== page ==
You may have heard about how the music industry is evil due to an exploitative type of agreement called the 360 deal, but what is it, really? And is there a way to sign one without getting totally screwed?
Also known as a multiple rights deal, the agreement stipulates that the label will offer financial assistance and various forms of support to the artist, encompassing upfront monetary advances and aid in marketing, promotion, touring, and other aspects.
In reciprocation, the artist commits to giving the company a huge chunk of revenue sources, typically spanning digital and online streaming, live performances, merchandise sales, endorsement deals, and songwriting royalties.
Record labels introduced the 360 deal in response to the shifting landscape of the music industry. With the decline of traditional revenue streams, particularly album sales, labels sought alternative ways to sustain profitability.
The first new artist 360 deal was conceived by Jeff Hanson, head of Silent Majority Group, in collaboration with attorneys Jim Zumwalt and Kent Marcus, and Jim's partner Orville. This groundbreaking deal was submitted to Atlantic Records for the rock band Paramore.
Despite strong resistance from both the label and the band, Hanson fought vehemently to make it happen. According to him, his efforts were vindicated by Paramore's subsequent success.
The 360 deal emerged as a strategic solution, allowing labels to diversify their income by extending their involvement beyond albums to encompass various revenue streams tied to an artist's career.
Unfortunately, these deals are "that bad", in the sense that it's like a high risk = high reward investment. As an artist, it's a tricky move that could do your career well in the long run, but will likely do more harm. But here are the pros before we dive into the cons:
Labels argue that 360 deals encourage them to invest more in an artist's overall career, as they stand to gain from various revenue streams.
Paramore's success story underlines how such investments can pay off in the long run. But most artists don't reach that success.
Diversification of Income:
For artists, a 360 deal can provide stability by diversifying income sources. If album sales are slow, revenue from concerts or merchandise can help compensate, ensuring a more stable income.
Labels may argue that the broader involvement in an artist's career allows for better artist development, enabling them to create a lasting brand.
Artist development is a huge key, so this can really be a big pro, but being the best artist in the world isn't that great if you get a huge chunk of financial reward snatched.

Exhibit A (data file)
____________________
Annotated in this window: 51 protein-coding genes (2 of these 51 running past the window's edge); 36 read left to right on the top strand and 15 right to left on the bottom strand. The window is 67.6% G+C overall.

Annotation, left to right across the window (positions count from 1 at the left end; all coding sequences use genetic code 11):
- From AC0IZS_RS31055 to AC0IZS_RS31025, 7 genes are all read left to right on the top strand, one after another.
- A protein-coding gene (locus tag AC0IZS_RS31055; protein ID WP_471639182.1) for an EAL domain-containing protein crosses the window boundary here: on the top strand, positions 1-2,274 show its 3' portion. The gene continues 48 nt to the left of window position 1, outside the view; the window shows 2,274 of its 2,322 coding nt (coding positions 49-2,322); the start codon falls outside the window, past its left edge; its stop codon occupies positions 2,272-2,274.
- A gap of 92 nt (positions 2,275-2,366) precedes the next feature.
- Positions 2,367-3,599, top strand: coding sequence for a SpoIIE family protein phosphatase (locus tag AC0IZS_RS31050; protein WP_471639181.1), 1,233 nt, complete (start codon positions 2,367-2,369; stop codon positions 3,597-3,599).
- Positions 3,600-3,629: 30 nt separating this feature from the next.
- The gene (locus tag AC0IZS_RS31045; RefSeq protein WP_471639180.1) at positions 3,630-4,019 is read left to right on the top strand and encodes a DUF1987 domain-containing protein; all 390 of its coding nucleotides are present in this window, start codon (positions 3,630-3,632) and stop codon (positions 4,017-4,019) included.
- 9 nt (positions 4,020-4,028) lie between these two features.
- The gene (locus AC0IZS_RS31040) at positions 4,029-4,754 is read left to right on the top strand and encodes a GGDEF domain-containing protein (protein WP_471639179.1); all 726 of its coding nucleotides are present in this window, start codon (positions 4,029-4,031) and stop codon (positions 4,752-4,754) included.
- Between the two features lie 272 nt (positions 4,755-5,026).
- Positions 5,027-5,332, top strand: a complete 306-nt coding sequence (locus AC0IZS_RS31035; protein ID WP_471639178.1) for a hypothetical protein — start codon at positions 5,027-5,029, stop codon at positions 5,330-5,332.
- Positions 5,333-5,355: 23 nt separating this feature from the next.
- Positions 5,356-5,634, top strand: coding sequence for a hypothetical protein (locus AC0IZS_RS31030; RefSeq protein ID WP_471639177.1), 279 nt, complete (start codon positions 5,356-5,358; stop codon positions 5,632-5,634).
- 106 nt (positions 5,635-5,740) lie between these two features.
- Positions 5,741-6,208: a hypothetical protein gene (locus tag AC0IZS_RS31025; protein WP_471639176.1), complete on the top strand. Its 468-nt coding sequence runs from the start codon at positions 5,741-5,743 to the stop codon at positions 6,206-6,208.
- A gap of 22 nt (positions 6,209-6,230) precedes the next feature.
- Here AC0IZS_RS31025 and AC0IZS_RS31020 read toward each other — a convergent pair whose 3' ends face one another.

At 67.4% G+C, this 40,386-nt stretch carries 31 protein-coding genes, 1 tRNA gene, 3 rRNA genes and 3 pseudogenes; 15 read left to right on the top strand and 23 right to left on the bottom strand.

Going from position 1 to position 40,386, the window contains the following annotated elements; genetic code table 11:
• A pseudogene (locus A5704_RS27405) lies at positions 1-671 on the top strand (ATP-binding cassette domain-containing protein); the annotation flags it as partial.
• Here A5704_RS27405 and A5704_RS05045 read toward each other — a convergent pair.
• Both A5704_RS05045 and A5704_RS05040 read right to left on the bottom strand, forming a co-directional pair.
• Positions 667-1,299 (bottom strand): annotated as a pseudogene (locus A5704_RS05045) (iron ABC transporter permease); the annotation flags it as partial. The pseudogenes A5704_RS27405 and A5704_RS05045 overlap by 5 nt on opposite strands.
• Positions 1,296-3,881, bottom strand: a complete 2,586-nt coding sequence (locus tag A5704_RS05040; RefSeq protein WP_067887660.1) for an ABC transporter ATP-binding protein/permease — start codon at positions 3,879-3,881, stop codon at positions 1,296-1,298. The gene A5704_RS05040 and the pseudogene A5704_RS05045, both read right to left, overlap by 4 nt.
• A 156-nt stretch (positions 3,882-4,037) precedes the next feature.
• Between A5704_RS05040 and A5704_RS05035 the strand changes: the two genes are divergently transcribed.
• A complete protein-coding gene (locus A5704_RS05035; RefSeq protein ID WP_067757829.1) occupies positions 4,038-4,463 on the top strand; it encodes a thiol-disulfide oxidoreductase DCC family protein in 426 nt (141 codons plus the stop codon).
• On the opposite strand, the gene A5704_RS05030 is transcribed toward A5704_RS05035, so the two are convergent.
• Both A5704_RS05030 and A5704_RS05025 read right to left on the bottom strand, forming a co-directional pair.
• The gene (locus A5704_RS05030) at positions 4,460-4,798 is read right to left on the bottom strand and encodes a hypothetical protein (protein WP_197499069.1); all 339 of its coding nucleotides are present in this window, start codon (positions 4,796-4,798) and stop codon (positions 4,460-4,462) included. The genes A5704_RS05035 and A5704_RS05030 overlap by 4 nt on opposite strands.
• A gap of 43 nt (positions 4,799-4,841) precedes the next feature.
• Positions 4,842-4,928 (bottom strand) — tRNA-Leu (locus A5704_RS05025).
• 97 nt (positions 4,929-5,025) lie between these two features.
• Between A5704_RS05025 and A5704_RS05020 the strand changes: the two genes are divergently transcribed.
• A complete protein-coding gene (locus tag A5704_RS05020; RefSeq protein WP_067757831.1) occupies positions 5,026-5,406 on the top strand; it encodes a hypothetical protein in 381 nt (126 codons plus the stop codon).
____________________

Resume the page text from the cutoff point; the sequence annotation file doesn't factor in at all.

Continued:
Loss of Control:
One of the most simple but devastating parts of this deal is that artists might find it difficult to maintain creative control over all aspects of their career, as labels exert influence over various income streams. The struggle faced by artists like Kesha exemplifies the potential loss of control.
While labels argue for increased investment, some artists feel the financial burden is unfairly shouldered by them. Again, being the best music act in the world isn't that great if you get a huge chunk of financial reward snatched.
360 deals often come with long contract terms, locking artists into relationships that might not be beneficial in the long run. They can pretty much own all or most aspects of your work for years, making it impossible for you to break free.
TLC: Despite achieving immense success, TLC filed for bankruptcy due to a 360 deal, highlighting the potential financial challenges artists may face.
JoJo: JoJo's legal battle with her former label showcases the difficulties artists can encounter when trying to break free from restrictive contracts, similar to a 360 deal, impacting their ability to release new music.
Kesha: 360 deals aren't just coming from labels. Kesha's highly publicized legal battle with her producer, Dr. Luke, brings attention to issues of control and exploitation within the industry, serving as a cautionary tale for artists entering shady deals.
Traditional Record Deals
In a traditional record deal, the label earns money primarily from album sales. Artists may have more creative control but may miss out on revenue from other sources, as seen in the contrast with the diversified income of 360 deals.
Artists retain more control in distribution deals, but they are responsible for financing and managing all aspects of their career. This model is distinct from 360 deals, where the label takes a more comprehensive role in an artist's career.
Unlike 360 deals, where labels extend involvement to various income streams, production deals center around financing an artist's recording and production costs. This allows labels to contribute to the creative process without entangling in multiple revenue streams.
Profit Split Deal
Profit split deals emphasize collaboration, with artists and labels sharing profits from various sources. This promotes a more balanced partnership compared to the broader involvement of labels in 360 deals.
DIY (Do It Yourself) Models
With the rise of digital platforms, some artists opt for a DIY approach, retaining full control but taking on the challenges of self-promotion and distribution. The DIY model presents a different set of challenges compared to the support and resources provided by 360 deals.
In the end, the 360 is pretty much an objectively bad idea that you could get lucky with as an artist. If you are desperate enough or believe in your ability to become a mega-success, you will be tempted if a reputable company offers you this.
It's easy to see why people fall for it while most don't reap enough rewards, so I don't mean to tease anyone who is considering it. Just know that if you are an independent type of creative, it will likely drain you of your happiness and money.
Related Post: How To Submit Music To Labels Effectively
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